Is free education the answer to the nursing shortage?

CREDIT: FG TRADE
The nursing shortage was predicted in Ontario way back in 2009.

Premier Doug Ford recently announced an expansion to Ontario’s Learn and Stay Grant. Starting in Sept. 2023, the Ontario government will be offering to pay for tuition and books for nursing, paramedic students, and medical lab technicians who agree to work for six months for every year they studied in the city of their educational institution. Ontario has been facing a nursing and healthcare profession shortage for years. We can’t simply blame the pandemic.

The nursing shortage was predicted in Ontario way back in 2009 according to the Canadian Nursing Association, which said Canada could see a shortage of 60,000 full-time nurses by 2022, due to situations like retirement projections. The projection did not take the pandemic into consideration, which added a tremendous upheaval to the already stressed healthcare system. Free education is a great idea, but the logistics of it somehow don’t add up. Ford almost takes a flippant approach by offering free education; does he think professors are kept in a cupboard, and when needed are pulled out, dusted off and you then just press the push to start button, and they’re good to go? Fanshawe College currently has more students than it ever has. This is most likely due to government initiatives like free education to train as a personal support worker and the retraining of workers due to injuries acquired on the job, which is a requirement when claiming workers compensation.

In Sept. 2023, not only will the number of students increase due to students entering the nursing program, but so will the need for teachers to educate these students, the number of course advisors to support these students, as well as the tutors to assist students.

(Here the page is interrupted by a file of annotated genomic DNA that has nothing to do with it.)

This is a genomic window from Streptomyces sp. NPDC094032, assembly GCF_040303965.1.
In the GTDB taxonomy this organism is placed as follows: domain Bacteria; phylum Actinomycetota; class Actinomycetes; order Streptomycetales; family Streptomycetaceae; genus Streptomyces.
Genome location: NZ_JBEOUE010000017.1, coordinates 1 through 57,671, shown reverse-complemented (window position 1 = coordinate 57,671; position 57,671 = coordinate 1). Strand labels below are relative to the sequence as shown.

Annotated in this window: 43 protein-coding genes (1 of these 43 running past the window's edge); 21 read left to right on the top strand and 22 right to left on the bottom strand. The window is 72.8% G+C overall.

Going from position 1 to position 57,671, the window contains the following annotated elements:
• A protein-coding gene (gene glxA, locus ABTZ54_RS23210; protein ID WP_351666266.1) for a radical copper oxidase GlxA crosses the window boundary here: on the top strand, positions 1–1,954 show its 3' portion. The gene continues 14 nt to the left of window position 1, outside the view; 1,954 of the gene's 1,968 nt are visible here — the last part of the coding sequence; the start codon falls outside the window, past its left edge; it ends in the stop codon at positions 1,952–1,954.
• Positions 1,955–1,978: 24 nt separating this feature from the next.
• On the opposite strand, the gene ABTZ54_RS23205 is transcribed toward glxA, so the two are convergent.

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In an article by the CBC, “Canada is facing a nursing shortage. Here’s why it’s hard to fill the gap,” the lack of highly important clinical placements for students was highlighted. This is just another way that an increase of students could actually lead to less opportunities overall. Chaotic is the word that comes to mind when I hear the words “free tuition.”

Radical solutions such as throwing free education at a problem is simplistic at best. It sounds to me that the college’s and hospital’s books have no chance of balancing; there will be deficits in one way or another. You can’t increase the student population without increasing the number of educators and facilitators. It’s time to get a government who doesn’t stick its head in the sand and pretend all its problems will go away with mismanaged grand gestures that are more delusions of grandeur than leadership.

The next challenge that needs addressing is once the nurses are trained, you also must keep them in the industry. Historically, after a few years of overwork and underpay, nurses exit the profession. For the nursing and healthcare aide shortages not to perpetuate the pay, working conditions and the mental burden of these new employees of the profession will need to be tackled. If not, we will be facing the possibility perhaps of a USA style private health care system. If that happens, I pray you can all afford to become ill, because it will be very costly.

Editorial opinions or comments expressed in this online edition of Interrobang newspaper reflect the views of the writer and are not those of the Interrobang or the Fanshawe Student Union. The Interrobang is published weekly by the Fanshawe Student Union at 1001 Fanshawe College Blvd., P.O. Box 7005, London, Ontario, N5Y 5R6 and distributed through the Fanshawe College community. Letters to the editor are welcome. All letters are subject to editing and should be emailed. All letters must be accompanied by contact information. Letters can also be submitted online by clicking here.